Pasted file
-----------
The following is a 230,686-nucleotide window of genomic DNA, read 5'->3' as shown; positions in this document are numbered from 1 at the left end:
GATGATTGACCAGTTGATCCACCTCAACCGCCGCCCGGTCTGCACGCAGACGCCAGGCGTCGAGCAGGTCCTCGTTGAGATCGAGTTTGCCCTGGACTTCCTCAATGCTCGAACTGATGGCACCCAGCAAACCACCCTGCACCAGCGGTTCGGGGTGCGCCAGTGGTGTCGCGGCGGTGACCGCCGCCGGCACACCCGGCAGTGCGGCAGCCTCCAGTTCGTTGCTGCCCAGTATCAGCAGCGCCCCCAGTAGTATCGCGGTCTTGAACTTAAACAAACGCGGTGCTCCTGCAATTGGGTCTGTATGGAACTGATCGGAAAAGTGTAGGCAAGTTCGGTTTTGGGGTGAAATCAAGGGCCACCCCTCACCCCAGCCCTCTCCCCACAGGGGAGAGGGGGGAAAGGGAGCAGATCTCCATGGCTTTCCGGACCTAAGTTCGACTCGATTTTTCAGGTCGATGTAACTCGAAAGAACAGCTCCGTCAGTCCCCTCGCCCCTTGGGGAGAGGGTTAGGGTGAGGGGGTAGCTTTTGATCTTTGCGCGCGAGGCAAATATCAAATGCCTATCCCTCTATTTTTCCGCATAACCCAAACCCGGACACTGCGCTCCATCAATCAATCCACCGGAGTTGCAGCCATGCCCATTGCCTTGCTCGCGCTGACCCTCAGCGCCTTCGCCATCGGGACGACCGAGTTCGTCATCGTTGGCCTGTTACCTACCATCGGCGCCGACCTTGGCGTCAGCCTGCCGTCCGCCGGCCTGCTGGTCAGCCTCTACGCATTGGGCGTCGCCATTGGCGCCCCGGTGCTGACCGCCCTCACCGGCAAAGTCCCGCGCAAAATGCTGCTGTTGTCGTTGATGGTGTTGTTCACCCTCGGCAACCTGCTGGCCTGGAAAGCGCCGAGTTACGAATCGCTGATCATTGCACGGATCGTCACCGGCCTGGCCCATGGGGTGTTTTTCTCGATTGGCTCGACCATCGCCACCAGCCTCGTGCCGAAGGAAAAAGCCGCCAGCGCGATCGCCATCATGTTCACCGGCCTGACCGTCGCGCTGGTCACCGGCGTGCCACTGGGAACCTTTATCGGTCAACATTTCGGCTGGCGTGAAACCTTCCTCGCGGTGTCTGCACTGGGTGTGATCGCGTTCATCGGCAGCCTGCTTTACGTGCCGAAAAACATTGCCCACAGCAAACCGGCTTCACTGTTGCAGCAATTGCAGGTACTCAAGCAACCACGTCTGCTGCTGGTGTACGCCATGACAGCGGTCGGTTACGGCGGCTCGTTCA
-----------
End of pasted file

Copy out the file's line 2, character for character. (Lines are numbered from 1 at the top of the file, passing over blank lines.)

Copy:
GATGATTGACCAGTTGATCCACCTCAACCGCCGCCCGGTCTGCACGCAGACGCCAGGCGTCGAGCAGGTCCTCGTTGAGATCGAGTTTGCCCTGGACTTCCTCAATGCTCGAACTGATGGCACCCAGCAAACCACCCTGCACCAGCGGTTCGGGGTGCGCCAGTGGTGTCGCGGCGGTGACCGCCGCCGGCACACCCGGCAGTGCGGCAGCCTCCAGTTCGTTGCTGCCCAGTATCAGCAGCGCCCCCAGTAGTATCGCGGTCTTGAACTTAAACAAACGCGGTGCTCCTGCAATTGGGTCTGTATGGAACTGATCGGAAAAGTGTAGGCAAGTTCGGTTTTGGGGTGAAATCAAGGGCCACCCCTCACCCCAGCCCTCTCCCCACAGGGGAGAGGGGGGAAAGGGAGCAGATCTCCATGGCTTTCCGGACCTAAGTTCGACTCGATTTTTCAGGTCGATGTAACTCGAAAGAACAGCTCCGTCAGTCCCCTCGCCCCTTGGGGAGAGGGTTAGGGTGAGGGGGTAGCTTTTGATCTTTGCGCGCGAGGCAAATATCAAATGCCTATCCCTCTATTTTTCCGCATAACCCAAACCCGGACACTGCGCTCCATCAATCAATCCACCGGAGTTGCAGCCATGCCCATTGCCTTGCTCGCGCTGACCCTCAGCGCCTTCGCCATCGGGACGACCGAGTTCGTCATCGTTGGCCTGTTACCTACCATCGGCGCCGACCTTGGCGTCAGCCTGCCGTCCGCCGGCCTGCTGGTCAGCCTCTACGCATTGGGCGTCGCCATTGGCGCCCCGGTGCTGACCGCCCTCACCGGCAAAGTCCCGCGCAAAATGCTGCTGTTGTCGTTGATGGTGTTGTTCACCCTCGGCAACCTGCTGGCCTGGAAAGCGCCGAGTTACGAATCGCTGATCATTGCACGGATCGTCACCGGCCTGGCCCATGGGGTGTTTTTCTCGATTGGCTCGACCATCGCCACCAGCCTCGTGCCGAAGGAAAAAGCCGCCAGCGCGATCGCCATCATGTTCACCGGCCTGACCGTCGCGCTGGTCACCGGCGTGCCACTGGGAACCTTTATCGGTCAACATTTCGGCTGGCGTGAAACCTTCCTCGCGGTGTCTGCACTGGGTGTGATCGCGTTCATCGGCAGCCTGCTTTACGTGCCGAAAAACATTGCCCACAGCAAACCGGCTTCACTGTTGCAGCAATTGCAGGTACTCAAGCAACCACGTCTGCTGCTGGTGTACGCCATGACAGCGGTCGGTTACGGCGGCTCGTTCA